ROME (JTA) — The oldest living Nobel Prize winner kicked off celebrations for her 100th birthday at a special ceremony.
Rita Levi Montalcini, who turns 100 on Wednesday, enjoyed cake and a glass of sparkling wine at Saturday’s event hosted by the European Brain Research Institute.
Levi Montalcini, who still conducts biomedical research, told reporters at the ceremony that she feels sharper today than when she was a student.
"At 100 I have a mind that is superior, thanks to experience, than when I was 20," she said.
Levi Montalcini, who was born in Turin, was forced to leave Italy because of the anti-Semitic racial laws imposed by fascist dictator Benito Mussolini. She studied and worked in the United States.
In 1986, Levi Montalcini shared the Nobel Prize for medicine with American Stanley Cohen for discovering mechanisms that regulate the growth of cells and organs.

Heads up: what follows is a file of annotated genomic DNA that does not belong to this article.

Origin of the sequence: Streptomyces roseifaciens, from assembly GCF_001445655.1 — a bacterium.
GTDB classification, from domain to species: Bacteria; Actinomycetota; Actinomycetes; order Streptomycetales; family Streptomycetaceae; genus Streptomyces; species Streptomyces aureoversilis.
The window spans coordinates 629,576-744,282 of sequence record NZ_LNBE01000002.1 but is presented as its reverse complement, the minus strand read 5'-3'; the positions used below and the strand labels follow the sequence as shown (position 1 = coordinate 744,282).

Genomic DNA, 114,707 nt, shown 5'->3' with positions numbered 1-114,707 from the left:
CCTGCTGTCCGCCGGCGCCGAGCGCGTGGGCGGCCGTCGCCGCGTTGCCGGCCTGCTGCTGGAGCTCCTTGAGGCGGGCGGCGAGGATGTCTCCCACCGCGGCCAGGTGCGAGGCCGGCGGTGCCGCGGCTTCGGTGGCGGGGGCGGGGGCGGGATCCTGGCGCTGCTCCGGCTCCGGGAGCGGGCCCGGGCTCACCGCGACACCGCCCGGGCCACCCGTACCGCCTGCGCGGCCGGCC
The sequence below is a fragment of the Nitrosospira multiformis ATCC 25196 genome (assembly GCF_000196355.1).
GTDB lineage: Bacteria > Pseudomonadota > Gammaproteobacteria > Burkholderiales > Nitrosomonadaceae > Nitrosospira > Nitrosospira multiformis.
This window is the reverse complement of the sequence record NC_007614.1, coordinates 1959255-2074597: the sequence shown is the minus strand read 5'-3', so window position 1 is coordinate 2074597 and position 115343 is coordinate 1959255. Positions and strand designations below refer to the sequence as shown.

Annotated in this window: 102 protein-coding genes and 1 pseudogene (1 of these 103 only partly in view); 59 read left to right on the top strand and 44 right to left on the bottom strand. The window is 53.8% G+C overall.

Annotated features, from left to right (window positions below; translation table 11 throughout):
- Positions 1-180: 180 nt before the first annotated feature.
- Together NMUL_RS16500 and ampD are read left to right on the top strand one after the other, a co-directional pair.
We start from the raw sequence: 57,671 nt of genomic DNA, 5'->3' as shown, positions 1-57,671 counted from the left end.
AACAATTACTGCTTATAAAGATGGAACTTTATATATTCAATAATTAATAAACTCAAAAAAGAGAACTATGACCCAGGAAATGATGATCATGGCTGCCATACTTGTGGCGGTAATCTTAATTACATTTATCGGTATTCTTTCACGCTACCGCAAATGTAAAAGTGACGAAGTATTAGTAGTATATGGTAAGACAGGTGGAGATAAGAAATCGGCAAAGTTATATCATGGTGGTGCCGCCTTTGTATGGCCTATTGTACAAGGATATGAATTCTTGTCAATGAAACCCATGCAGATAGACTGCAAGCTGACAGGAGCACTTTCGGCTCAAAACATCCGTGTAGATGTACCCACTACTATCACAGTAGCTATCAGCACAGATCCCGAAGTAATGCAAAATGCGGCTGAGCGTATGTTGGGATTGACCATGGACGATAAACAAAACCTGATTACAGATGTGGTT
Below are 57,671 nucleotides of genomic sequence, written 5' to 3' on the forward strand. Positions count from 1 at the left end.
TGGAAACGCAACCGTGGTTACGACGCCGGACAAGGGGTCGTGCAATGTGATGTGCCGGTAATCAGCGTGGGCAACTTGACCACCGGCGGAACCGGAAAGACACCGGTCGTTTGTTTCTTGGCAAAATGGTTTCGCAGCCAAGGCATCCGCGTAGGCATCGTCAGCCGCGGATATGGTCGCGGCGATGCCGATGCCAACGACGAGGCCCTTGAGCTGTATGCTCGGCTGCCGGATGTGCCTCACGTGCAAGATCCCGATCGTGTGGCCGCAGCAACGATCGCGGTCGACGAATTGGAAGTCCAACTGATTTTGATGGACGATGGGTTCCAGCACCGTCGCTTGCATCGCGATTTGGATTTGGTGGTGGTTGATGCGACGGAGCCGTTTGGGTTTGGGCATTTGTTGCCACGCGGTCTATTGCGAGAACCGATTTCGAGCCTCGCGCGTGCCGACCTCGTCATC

"I should ‘thank’ Mussolini for having declared me to be of an inferior race," she said. "This led me to the joy of working, not anymore unfortunately, not in university institutes but secretly in a lab set up in my bedroom."
Levi Montalcini is an Italian senator for life. Other events marking her birthday this week are scheduled to include a meeting with Italy’s president, a gala concert, conferences and ceremonies in parliament.